DAKAR, Aug 10 (Thomson Reuters Foundation) - Thousands of people uprooted by violence in Central African Republic are taking refuge in a hospital after armed groups looted and burned a camp for the displaced, medical charity Medecins Sans Frontieres (MSF) said on Thursday.
At least 10,000 people are staying on the grounds of the hospital in the town of Batangafo - 400 kilometres (250 miles) north of the capital Bangui - nearly two weeks after fighting broke out between rival groups, according to the charity.
The camp for the displaced was attacked and several aid groups were looted during two waves of violence which left 24 people dead and 17 injured as of the start of August, MSF said.
“The people taking refuge in the hospital ... are still unable to rebuild their shelters in the camp,” MSF project coordinator Carlos Francisco said in a statement.
The medical charity said it was providing basic water and sanitation services for the displaced, and that health services were running as normal after being disrupted by the fighting.
“Much of the general population is in a state of complete helplessness,” Francisco added. “Imagine what the situation must be like when people think that the only safe option left to them is a hospital ... knowing that not even hospitals are safe.”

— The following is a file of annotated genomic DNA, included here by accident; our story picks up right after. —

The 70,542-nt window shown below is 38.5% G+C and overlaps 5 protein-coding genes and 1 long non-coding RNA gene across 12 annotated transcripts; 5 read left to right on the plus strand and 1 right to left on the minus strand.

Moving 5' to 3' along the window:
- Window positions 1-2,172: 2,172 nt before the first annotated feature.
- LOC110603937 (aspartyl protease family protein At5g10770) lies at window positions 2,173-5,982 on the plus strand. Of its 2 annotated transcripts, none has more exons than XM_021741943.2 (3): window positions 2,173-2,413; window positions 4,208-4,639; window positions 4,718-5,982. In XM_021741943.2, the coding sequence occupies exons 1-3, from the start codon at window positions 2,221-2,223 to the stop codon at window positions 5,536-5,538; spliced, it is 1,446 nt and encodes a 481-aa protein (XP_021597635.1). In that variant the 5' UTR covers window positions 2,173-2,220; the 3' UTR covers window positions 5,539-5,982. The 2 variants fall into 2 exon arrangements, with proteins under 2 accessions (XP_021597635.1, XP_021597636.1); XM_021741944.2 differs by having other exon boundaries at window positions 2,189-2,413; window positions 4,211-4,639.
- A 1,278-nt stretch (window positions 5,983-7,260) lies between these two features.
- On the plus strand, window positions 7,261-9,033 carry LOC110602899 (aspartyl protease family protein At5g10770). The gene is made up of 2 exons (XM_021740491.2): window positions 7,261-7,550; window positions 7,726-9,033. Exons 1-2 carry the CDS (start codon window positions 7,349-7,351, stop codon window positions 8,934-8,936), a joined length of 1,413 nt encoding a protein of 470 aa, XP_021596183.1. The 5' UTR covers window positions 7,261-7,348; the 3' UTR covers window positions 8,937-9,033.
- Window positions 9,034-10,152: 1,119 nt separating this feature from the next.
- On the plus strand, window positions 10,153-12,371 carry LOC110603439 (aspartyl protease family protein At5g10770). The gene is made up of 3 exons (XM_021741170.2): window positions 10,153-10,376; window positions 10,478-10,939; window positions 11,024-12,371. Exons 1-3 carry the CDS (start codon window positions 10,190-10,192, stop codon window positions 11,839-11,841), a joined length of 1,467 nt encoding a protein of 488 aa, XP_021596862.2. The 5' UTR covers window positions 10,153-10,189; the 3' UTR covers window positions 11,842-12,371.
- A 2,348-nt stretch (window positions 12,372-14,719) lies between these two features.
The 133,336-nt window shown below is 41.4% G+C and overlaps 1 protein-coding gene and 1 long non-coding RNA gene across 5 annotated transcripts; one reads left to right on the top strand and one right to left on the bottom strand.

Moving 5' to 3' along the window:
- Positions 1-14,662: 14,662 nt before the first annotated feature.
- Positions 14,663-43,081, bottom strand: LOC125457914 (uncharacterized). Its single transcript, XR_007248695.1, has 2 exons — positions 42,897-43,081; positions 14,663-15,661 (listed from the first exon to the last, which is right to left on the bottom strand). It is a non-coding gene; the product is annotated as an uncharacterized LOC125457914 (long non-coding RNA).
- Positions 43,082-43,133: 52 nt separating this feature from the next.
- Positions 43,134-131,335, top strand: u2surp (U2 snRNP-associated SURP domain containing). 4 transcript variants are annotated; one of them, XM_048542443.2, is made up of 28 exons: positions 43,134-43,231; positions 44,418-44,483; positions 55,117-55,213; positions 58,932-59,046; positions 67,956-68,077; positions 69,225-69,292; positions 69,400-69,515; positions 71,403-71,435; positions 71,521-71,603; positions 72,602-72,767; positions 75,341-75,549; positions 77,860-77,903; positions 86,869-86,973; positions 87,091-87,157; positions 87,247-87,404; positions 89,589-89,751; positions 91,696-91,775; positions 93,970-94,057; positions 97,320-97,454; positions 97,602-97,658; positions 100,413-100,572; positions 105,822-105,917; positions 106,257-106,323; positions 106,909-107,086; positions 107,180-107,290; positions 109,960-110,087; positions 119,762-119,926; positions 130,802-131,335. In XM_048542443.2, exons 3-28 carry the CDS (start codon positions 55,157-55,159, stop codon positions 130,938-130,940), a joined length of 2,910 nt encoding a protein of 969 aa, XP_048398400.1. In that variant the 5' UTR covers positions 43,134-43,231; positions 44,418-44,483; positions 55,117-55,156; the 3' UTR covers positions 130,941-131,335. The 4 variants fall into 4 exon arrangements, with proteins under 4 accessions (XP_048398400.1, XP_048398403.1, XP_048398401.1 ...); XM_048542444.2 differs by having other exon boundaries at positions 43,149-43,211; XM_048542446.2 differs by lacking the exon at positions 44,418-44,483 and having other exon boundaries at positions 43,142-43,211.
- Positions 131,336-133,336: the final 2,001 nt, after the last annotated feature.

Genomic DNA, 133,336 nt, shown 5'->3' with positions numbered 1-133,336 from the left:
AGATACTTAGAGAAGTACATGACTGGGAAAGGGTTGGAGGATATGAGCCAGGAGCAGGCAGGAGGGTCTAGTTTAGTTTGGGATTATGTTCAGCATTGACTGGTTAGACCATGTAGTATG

Hospitals in the southeastern towns of Bangassou and Zemio have been targeted by militant groups in recent months - with armed men abducting two patients who were later found dead, and shooting and killing a baby being held by its mother, MSF said.
Six Red Cross volunteers were killed last week in an attack on a health centre in southeastern Gambo, the aid group said, adding that civilians and health workers may have also died.
Thousands have died and a fifth of Central Africans - nearly 1 million - have fled their homes in an ethnic and religious conflict that broke out after mainly Muslim Seleka rebels seized power in 2013, provoking a backlash from Christian militias.
Militia violence has intensified across Central African Republic this year as splinter groups clash over control of land and resources, sparking fears of a return to the large-scale chaos that gripped the country at the peak of a 2013 civil war.
United Nations aid chief Stephen O’Brien on Monday told a U.N. briefing that the “warning signs of genocide are there”.
O'Brien last month told the Thomson Reuters Foundation that the country has "the worst level of humanitarian needs per capita', as about one in two people - 2.2 million - need aid. (Writing By Kieran Guilbert, Editing by Lyndsay Griffiths. Please credit the Thomson Reuters Foundation, the charitable arm of Thomson Reuters, that covers humanitarian news, women's rights, trafficking, property rights, climate change and resilience. Visit news.trust.org)